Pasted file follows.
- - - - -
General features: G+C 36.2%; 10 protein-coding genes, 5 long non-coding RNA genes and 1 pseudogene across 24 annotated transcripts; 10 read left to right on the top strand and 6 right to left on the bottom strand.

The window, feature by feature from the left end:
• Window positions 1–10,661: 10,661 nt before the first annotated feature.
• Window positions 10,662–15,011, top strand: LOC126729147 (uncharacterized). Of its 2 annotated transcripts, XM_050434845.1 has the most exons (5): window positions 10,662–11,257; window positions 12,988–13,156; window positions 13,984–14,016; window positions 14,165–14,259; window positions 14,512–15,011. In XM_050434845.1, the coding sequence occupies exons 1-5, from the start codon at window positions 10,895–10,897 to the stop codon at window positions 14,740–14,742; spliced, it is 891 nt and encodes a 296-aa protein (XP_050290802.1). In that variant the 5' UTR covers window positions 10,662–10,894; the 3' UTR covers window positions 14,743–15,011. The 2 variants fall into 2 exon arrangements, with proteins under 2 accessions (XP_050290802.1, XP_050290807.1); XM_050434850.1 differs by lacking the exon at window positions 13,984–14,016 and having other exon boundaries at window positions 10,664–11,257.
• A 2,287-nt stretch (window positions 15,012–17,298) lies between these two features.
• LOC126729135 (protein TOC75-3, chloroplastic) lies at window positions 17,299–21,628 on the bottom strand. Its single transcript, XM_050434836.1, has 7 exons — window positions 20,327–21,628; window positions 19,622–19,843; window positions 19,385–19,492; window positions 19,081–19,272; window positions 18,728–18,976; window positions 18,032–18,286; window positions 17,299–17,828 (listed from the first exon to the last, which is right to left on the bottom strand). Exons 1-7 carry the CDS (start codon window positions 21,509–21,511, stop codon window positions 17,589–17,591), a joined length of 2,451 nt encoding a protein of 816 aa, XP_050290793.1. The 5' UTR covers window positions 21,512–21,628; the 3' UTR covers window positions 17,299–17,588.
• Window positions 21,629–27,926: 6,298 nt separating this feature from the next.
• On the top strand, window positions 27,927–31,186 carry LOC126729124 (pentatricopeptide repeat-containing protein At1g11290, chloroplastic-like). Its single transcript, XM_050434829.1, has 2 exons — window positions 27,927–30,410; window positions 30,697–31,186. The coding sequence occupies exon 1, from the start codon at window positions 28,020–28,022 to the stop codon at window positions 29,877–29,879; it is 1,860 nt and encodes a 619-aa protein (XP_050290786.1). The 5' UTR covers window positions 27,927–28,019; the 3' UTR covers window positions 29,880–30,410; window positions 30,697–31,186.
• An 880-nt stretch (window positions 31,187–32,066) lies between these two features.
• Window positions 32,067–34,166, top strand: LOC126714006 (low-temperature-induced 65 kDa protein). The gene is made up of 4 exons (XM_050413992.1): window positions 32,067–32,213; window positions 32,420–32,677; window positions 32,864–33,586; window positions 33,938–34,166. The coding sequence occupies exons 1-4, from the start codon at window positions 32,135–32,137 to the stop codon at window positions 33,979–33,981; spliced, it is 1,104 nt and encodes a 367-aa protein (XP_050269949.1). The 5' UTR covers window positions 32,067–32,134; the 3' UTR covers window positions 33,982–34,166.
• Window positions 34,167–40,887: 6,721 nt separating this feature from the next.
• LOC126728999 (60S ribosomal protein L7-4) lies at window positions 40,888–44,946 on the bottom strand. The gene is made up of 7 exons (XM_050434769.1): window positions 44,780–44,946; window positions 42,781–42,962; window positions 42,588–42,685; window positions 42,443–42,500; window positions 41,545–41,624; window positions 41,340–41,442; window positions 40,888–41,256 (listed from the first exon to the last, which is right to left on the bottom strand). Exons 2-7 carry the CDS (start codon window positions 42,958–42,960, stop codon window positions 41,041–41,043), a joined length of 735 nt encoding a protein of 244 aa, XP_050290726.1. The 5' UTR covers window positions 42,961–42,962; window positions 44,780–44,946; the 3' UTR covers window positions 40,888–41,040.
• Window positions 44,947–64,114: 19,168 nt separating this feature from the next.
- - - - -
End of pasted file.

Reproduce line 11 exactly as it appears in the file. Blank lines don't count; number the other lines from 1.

• Window positions 34,167–40,887: 6,721 nt separating this feature from the next.